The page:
Tuesday, January 22, 2008

Second Attempt at a Wheelchair

For the past week, I've been driving (off and on) an Invacare wheelchair. As promised by the Rehab Specialist, this model addressed many of my earlier frustrations.
  • The mid-wheel drive made the chair much easier to steer (even with a joystick) and made for a tighter turning radius. Swiveling sure beats the forward-back motion of the scooter!

  • The smaller size meant I could (with some planning) reach the floor.

  • Shorter armrests allowed me to get closer to sinks, computer keyboards, etc.

  • With swing-away footrests, I could transfer more easily. (The bathroom at work continues to baffle me, though. If I get a wheelchair, I will have to ask for some accommodation, but WHAT, exactly?)
There were still some problems. With my vast, two-wheelchair experience, I can separate (I think) the ones that come with wheelchair territory from the ones that can be addressed.

Carrying stuff with a wheelchair is going to be tricky.
Getting through doors will take caution and strength.

But, we can find a different headrest (the loaner had a Stealth headrest) that will not spear passing ten year-olds.
We can adjust the footrests so they're not at odd angles.

The wheelchair is definitely more comfortable and maneuverable than the scooter. Assuming I get one, it will usher in a whole new learning curve. After today, the issue will be in the lap of the insurance gods.

Tuesday, January 8, 2008

Dealing with Difference

Almost thirty years ago, in Professor Wu's Chinese Philosophy class, I fell in love with the Confucian idea of corrective action moving from the personal to the global. First you change yourself. That changes your family, which changes your village, which changes your country, which changes society. (I do see the counter-argument here that this leaves individuals safely navel-gazing rather than challenging the existing power structures, but I like the practicality of reachable first steps.)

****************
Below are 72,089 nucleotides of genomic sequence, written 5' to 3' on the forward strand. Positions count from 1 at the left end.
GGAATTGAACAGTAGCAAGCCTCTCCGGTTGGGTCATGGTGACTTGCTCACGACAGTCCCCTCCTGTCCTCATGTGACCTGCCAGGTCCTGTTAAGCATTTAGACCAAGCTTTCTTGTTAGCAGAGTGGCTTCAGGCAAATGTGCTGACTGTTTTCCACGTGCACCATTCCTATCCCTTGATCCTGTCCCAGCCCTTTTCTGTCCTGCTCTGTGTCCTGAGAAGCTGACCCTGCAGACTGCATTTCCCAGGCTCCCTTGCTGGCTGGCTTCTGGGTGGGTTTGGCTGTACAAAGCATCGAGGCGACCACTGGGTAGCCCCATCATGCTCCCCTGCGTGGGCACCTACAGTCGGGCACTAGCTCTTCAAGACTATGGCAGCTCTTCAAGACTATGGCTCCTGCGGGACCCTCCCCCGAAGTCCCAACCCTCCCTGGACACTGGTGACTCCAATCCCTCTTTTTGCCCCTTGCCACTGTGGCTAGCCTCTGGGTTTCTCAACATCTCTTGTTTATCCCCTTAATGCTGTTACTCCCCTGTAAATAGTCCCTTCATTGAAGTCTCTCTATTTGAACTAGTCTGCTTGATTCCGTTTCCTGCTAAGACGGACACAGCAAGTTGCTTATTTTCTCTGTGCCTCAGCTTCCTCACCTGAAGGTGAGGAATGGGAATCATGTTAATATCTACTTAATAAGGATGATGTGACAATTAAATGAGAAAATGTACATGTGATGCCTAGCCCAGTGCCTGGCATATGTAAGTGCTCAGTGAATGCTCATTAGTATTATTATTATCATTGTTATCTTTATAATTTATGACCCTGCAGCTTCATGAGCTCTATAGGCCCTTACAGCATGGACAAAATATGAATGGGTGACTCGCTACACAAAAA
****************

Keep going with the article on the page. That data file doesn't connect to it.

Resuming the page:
I realize that my own relationship with disability is moving from the personal to the political.

So far, I've been focused on my own internal experience of living with disability and chronic illness: coming to terms with the unexpected abnormalities of my body. I'm choosing that word deliberately. The imaginary construct of "normal" may be one of our least useful. I grew up expecting a normal life. I hoped secretly to be extraordinary, but never considered the root meaning of that word: "outside the course of normal events." For twenty-five years, I have been learning how to cope with being abnormal.

Perhaps most of my work has been internal because my disability has stayed within the bounds of "inconvenience." Yes, I have been visibly disabled for the last ten+ years, but I have been able to function, for the most part, as a normal person. In the last year or so, that has been changing. Until recently, changes in my environment could compensate for my physical limitations. That is no longer true. There is very little "normal" left in my life.

On the other hand, this is a fairly normal situation."According to the U.S. census in 1997, roughly one out of every five Americans qualified as disabled. That is 55 million people; 33 million people qualified as severely disabled. The numbers are probably much higher than this. And as Americans live longer, their chances of being at least temporarily disabled rise significantly. Yet the irony of disability is that it is both present and absent." (Who’s Not Yet Here? American Disability History
Susan Burch and Ian Sutherland) Twenty percent of us are abnormal because of disability. If we start adding other abnormalities into the mix, there will be no one drinking at the "Normals Only" fountain.

For the last several years, I've struggled with accepting my own differences. Now I'm wondering how to apply what I've learned to the wider world. To be honest, I'm also wondering how to teach the wider world to respond to me. This connects, I think, to my earlier post about mutual help

For the last twenty years, I've been working to apply my understanding of the creative process to the rhythms of chronic illness. My new "research project" is: What does it look like to be a person (family, village, nation, society) that responds compassionately, courageously and creatively to the differences among us? How do I embody that in the world?

There's a good project for the next twenty years.